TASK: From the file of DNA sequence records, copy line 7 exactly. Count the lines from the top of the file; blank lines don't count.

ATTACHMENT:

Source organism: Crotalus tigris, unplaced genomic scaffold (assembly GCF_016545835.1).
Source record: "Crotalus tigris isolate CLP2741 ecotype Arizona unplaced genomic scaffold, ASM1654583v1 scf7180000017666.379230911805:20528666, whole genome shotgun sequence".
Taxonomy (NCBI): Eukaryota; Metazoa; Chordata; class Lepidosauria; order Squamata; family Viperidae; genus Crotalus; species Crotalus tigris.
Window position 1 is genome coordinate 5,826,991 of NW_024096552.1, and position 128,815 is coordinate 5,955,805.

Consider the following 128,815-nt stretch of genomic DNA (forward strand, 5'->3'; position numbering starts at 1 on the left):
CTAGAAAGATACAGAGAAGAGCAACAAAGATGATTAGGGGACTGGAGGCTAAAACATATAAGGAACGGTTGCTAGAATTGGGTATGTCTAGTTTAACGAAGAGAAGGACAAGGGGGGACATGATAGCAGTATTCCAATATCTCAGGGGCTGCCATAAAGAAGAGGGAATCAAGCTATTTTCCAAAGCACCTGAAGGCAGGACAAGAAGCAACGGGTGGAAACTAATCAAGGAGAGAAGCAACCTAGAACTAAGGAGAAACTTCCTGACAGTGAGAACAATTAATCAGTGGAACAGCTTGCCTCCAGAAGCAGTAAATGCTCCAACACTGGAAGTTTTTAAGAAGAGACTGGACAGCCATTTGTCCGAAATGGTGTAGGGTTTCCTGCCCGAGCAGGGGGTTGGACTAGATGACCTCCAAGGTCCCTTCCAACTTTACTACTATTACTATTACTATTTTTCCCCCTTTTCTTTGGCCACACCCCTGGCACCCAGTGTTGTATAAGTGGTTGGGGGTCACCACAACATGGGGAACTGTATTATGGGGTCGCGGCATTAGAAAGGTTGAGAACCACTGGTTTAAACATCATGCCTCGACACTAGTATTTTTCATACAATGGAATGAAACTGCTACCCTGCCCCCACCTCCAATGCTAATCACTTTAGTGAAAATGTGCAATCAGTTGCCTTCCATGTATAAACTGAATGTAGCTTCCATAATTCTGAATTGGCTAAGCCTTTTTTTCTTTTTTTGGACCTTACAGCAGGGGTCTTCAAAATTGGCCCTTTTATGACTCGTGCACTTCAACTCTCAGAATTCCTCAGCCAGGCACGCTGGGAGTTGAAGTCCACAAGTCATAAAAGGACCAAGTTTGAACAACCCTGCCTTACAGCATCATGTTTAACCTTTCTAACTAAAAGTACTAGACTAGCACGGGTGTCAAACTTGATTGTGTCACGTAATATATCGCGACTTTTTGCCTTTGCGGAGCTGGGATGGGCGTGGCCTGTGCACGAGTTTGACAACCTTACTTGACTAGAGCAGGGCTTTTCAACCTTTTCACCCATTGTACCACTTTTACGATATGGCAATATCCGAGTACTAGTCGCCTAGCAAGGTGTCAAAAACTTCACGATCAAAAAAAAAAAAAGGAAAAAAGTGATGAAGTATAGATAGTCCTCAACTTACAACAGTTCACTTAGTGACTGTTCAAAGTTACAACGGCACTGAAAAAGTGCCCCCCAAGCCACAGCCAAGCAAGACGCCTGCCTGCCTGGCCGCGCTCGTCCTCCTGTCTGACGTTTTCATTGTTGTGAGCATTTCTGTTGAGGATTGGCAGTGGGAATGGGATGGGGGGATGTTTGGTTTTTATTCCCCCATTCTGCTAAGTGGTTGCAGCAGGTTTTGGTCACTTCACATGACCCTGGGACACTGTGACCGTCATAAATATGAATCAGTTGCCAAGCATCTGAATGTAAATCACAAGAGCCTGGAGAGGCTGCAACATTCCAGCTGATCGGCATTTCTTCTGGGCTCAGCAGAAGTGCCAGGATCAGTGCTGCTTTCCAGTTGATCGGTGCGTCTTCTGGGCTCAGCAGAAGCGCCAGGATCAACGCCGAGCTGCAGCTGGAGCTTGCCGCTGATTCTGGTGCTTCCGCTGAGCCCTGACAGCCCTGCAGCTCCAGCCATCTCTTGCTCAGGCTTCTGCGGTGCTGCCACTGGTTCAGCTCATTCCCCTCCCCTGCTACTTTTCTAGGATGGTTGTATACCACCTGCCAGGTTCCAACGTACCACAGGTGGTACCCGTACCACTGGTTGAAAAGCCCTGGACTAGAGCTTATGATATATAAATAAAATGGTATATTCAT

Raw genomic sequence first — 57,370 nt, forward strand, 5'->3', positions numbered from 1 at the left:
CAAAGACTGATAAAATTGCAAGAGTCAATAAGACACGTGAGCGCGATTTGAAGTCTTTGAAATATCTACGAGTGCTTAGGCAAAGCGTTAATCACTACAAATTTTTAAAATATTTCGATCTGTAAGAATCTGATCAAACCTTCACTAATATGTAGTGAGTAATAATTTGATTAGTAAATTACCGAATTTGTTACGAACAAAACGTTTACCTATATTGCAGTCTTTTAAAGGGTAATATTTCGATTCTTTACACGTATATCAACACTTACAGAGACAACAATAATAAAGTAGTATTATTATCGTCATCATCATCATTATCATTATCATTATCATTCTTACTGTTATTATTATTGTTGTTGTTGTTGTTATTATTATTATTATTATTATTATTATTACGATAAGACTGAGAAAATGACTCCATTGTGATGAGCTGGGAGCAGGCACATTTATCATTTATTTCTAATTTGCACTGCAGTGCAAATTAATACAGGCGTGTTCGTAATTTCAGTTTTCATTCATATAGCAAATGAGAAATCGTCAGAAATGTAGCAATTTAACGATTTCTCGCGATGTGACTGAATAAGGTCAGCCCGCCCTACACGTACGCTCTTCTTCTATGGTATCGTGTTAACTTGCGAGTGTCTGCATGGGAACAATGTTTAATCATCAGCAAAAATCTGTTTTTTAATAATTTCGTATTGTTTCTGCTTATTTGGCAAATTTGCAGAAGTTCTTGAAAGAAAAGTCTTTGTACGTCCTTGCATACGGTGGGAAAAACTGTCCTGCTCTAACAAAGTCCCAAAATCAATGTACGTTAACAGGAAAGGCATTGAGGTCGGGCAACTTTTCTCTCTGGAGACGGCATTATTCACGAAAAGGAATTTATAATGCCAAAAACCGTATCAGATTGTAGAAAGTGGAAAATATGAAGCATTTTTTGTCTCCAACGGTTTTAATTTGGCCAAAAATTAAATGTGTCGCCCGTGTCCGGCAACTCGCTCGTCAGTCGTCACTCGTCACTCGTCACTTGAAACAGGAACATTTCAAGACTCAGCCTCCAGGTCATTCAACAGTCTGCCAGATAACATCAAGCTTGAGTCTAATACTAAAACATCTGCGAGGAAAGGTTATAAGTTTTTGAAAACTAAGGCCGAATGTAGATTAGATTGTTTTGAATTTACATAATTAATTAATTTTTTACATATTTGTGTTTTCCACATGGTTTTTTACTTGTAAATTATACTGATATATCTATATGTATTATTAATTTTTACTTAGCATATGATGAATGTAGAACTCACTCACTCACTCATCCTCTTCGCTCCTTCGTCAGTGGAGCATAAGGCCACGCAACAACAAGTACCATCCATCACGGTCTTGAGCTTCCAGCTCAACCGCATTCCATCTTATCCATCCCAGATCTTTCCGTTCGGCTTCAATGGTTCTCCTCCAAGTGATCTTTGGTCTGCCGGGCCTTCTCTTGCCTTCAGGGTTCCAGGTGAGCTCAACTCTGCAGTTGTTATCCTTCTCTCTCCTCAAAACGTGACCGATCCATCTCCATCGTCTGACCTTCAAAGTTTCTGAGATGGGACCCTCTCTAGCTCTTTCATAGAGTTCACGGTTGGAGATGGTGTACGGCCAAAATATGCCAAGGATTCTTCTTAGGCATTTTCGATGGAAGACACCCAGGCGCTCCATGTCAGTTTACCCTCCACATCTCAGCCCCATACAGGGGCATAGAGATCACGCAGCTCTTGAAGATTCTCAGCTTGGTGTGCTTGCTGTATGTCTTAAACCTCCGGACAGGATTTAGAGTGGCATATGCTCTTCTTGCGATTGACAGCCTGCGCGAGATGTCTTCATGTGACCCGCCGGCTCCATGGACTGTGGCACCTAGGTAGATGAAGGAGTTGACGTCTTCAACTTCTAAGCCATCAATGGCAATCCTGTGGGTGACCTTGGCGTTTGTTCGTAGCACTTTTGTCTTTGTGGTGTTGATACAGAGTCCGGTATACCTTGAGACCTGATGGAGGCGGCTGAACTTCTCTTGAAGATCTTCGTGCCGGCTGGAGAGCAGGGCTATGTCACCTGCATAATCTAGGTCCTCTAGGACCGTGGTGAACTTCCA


Raw genomic sequence first — 57,370 nt, forward strand, 5'->3', positions numbered from 1 at the left: